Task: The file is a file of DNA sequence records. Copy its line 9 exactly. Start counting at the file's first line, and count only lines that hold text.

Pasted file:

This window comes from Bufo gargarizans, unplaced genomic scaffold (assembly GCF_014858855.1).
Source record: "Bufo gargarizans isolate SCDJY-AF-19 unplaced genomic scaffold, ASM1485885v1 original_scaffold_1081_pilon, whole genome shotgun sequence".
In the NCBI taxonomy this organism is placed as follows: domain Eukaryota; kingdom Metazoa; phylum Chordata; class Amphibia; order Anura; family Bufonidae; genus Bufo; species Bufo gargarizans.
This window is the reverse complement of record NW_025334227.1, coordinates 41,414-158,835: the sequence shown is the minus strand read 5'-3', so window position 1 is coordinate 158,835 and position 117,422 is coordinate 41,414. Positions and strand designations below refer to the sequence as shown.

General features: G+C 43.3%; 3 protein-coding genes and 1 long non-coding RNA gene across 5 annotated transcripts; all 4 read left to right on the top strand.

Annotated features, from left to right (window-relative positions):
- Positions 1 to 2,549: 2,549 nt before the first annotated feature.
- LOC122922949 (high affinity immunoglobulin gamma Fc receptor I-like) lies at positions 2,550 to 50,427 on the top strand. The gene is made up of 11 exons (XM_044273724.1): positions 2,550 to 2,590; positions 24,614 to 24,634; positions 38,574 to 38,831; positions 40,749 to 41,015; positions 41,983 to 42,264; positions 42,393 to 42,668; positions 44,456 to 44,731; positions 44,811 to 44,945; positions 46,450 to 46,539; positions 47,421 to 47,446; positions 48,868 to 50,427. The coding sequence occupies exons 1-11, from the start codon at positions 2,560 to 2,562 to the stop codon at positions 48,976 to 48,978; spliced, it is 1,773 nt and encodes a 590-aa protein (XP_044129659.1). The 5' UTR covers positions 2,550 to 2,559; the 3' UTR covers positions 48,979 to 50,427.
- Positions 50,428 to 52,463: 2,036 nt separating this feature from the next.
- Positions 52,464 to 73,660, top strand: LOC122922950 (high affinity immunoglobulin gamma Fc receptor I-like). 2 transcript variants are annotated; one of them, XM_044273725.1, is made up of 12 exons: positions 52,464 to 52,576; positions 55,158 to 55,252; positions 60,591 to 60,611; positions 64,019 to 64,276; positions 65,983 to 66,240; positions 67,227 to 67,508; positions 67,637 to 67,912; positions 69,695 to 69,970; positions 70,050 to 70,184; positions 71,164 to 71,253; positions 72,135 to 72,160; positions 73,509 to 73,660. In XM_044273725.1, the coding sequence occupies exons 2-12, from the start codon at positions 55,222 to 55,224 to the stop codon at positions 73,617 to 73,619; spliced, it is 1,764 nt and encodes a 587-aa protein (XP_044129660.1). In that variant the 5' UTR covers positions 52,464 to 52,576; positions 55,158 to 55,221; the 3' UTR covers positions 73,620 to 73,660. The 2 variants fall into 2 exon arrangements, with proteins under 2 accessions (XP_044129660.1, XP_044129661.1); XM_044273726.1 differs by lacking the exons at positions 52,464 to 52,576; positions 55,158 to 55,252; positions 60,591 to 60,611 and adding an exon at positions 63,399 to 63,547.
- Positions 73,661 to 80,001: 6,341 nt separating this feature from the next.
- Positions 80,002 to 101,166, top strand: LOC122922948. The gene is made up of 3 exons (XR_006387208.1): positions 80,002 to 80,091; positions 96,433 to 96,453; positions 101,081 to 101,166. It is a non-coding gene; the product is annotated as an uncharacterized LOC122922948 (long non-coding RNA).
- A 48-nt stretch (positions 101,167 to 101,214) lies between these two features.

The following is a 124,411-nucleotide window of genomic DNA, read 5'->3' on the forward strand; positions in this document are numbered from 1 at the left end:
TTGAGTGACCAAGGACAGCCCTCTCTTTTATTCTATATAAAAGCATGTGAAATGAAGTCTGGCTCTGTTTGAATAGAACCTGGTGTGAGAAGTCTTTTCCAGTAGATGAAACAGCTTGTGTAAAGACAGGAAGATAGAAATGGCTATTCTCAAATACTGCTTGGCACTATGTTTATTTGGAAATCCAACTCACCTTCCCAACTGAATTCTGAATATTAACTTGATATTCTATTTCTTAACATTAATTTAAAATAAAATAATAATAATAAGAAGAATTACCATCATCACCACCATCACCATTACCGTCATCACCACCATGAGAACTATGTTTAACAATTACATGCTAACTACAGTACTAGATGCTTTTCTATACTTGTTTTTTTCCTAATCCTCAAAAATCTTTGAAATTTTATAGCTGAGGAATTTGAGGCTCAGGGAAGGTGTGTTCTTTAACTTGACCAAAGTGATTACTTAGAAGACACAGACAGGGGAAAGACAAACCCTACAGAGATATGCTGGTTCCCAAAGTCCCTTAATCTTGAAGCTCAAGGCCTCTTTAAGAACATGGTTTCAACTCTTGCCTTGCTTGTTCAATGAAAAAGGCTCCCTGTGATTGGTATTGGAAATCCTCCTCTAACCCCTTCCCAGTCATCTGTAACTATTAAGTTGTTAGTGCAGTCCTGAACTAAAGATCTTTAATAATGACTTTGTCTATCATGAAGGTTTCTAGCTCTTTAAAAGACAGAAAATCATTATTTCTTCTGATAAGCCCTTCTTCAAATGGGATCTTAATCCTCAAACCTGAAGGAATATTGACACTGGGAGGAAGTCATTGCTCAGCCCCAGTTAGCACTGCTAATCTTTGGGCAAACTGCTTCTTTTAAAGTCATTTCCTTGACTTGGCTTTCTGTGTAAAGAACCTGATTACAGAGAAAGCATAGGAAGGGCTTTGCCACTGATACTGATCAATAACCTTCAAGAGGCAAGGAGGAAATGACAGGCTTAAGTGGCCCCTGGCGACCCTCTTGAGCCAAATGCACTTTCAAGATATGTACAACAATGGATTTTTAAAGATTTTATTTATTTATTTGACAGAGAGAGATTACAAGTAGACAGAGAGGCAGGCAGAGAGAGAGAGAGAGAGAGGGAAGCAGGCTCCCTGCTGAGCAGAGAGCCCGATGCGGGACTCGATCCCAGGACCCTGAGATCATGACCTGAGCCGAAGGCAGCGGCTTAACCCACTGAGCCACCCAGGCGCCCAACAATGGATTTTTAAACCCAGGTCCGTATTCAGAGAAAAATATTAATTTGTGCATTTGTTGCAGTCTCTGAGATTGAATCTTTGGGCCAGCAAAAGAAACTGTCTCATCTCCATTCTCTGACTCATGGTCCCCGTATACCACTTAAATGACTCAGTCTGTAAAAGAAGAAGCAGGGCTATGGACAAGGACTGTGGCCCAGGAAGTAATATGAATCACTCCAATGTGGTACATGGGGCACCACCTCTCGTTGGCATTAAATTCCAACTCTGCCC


- Positions 50,428 to 52,463: 2,036 nt separating this feature from the next.